EU energy groups prepare to meet Vladimir Putin’s conditions for Russian gas

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Some of Europe’s biggest energy companies are moving to comply with a new payment system for Russian gas sought by the Kremlin, which critics say will undermine EU sanctions, threaten the bloc’s unity and provide billions of dollars in cash critical to the Russian economy.

Gas distributors in Germany, Austria, Hungary and Slovakia – including two of Russia’s biggest gas importers, Dusseldorf-based Uniper and Vienna-based OMV – are preparing to open ruble accounts at Gazprombank in Switzerland, according to people familiar with the preparations.

Negotiations between the utilities and Gazprom, the Russian state-controlled gas supplier, have intensified as payment deadlines approach, they said.

Italy’s Eni, another big Gazprom customer, is weighing its options, two people familiar with the talks said. The Rome-backed company has until the end of May, when its next payment for Russian supplies is due, to make a final call, Italian officials said.

The preparations show the impact of Russian efforts to militarize gas supplies and challenge the EU’s ability to maintain a united front against Moscow.

Russian President Vladimir Putin issued a decree in late March that gas buyers from supposedly hostile countries – which include the whole of the EU – must open foreign currency and ruble bank accounts with Gazprombank, the financial arm of Gazprom based in Switzerland. , to pay for their supplies. The move was seen as a way to neutralize EU sanctions against Russia’s central bank following Moscow’s invasion of Ukraine.

Polish and Bulgarian gas importers, who adamantly refused to sign up to the Kremlin regime, saw their gas supplies from Russia cut off on Wednesday, a move European Commission President Ursula von der Leyen called blackmail .

Brussels struggles to counter Moscow’s demands: Commission issues official technical guidelines admitting that the financial engineering put in place by the Kremlin could be “sanctions compliant” under certain conditions. But it would give Russia access to billions in gas revenue to support its currency and economy, member states and EU officials said.

Under the new Russian mechanism, European utilities would continue to pay Gazprombank for their imports in euros, ensuring that they do not violate the sanctions regime. The Russian bank, which is not under EU sanctions, would then, at its request, convert the euro-denominated deposits into rubles in a second account opened in its name, for subsequent payment to Russia.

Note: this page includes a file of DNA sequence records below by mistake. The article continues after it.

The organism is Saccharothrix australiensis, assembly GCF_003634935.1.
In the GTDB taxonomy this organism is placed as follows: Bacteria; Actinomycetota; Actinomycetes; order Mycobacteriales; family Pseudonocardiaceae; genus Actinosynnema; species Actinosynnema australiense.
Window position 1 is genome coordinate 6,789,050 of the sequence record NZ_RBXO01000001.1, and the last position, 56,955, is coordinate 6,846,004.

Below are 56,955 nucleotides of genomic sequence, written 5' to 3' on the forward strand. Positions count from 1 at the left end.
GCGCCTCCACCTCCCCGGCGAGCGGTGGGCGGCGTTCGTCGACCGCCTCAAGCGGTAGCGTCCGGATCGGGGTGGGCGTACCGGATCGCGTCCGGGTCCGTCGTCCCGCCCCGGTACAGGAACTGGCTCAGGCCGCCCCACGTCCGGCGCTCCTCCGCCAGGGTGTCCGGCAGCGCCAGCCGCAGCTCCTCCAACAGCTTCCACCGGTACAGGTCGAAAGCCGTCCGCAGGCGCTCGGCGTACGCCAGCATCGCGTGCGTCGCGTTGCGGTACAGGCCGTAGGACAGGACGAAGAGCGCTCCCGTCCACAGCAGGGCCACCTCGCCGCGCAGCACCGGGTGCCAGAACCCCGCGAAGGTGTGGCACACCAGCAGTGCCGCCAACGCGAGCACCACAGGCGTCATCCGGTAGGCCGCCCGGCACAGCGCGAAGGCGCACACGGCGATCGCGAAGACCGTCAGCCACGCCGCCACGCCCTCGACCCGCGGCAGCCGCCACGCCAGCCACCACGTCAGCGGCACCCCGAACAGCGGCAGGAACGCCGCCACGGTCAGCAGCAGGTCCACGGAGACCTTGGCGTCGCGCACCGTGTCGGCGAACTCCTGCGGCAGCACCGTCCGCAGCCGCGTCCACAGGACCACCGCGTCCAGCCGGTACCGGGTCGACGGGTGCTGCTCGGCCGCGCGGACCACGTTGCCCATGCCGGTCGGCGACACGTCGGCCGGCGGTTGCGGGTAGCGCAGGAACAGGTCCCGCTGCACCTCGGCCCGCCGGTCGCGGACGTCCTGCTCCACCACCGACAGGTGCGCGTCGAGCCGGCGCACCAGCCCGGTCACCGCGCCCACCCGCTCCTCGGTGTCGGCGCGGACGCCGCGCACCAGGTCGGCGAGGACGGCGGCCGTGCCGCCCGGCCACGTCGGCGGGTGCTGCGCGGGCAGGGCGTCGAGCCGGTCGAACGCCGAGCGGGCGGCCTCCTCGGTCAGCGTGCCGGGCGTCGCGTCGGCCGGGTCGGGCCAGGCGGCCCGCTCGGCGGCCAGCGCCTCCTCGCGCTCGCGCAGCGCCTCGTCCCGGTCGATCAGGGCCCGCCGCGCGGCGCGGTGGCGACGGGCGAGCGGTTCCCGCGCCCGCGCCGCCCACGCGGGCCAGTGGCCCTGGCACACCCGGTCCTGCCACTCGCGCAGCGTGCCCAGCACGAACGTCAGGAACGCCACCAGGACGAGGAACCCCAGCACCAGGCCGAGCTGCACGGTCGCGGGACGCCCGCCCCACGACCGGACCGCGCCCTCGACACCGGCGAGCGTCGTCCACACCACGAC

The commission’s advisers concluded that any EU move to impose sanctions on Gazprombank – which would be the quickest way to close the loophole – could jeopardize the entire existing payment mechanism for the Russian gas, resulting in a catastrophic halt to shipments to the bloc.

Valdis Dombrovskis, executive vice president of the commission, said in an interview that it was mainly up to the individual companies that signed the contracts with Gazprom to implement and interpret them. But he urged them to stick to the letter of those contracts.

“Prices are agreed in euros or dollars. So you pay that amount of euros for a given amount of gas, end of story,” he said.

The Russian maneuver against Bulgaria and Poland was nevertheless a challenge, he admitted: “It is important to preserve the unity of the EU in this regard and as President von der Leyen said, we should not give in to this kind of blackmail.

OMV said it had analyzed Gazprom’s request on payment methods in light of EU sanctions and was working on a sanctions-compliant solution.

Tiina Tuomela, Uniper’s Chief Financial Officer, said: “We consider the change to the payment process to be in line with the Sanctions Act and therefore payments are possible.”

Italian officials said the commission’s guidance on whether Gazprom’s payment system represented a sanctions breach was ambiguous and failed to provide clarity to member states.

German Vice-Chancellor and Economics Minister Robert Habeck said on Wednesday that the Russian payment mechanism was “the way the EU has given us”.

“This is the path that is compatible with the sanctions, and as far as I know, German companies that proceed in this way are honoring their contracts,” he said. “Most EU countries take this approach.”

He added that following a visit to Poland on Tuesday, he understood that Warsaw intended to take a tougher line with Moscow. “They are not afraid of an embargo,” he said.

Additional reporting by Amy Kazmin in Rome, Neil Hume in London, Joe Miller in Frankfurt and Sam Fleming in Brussels

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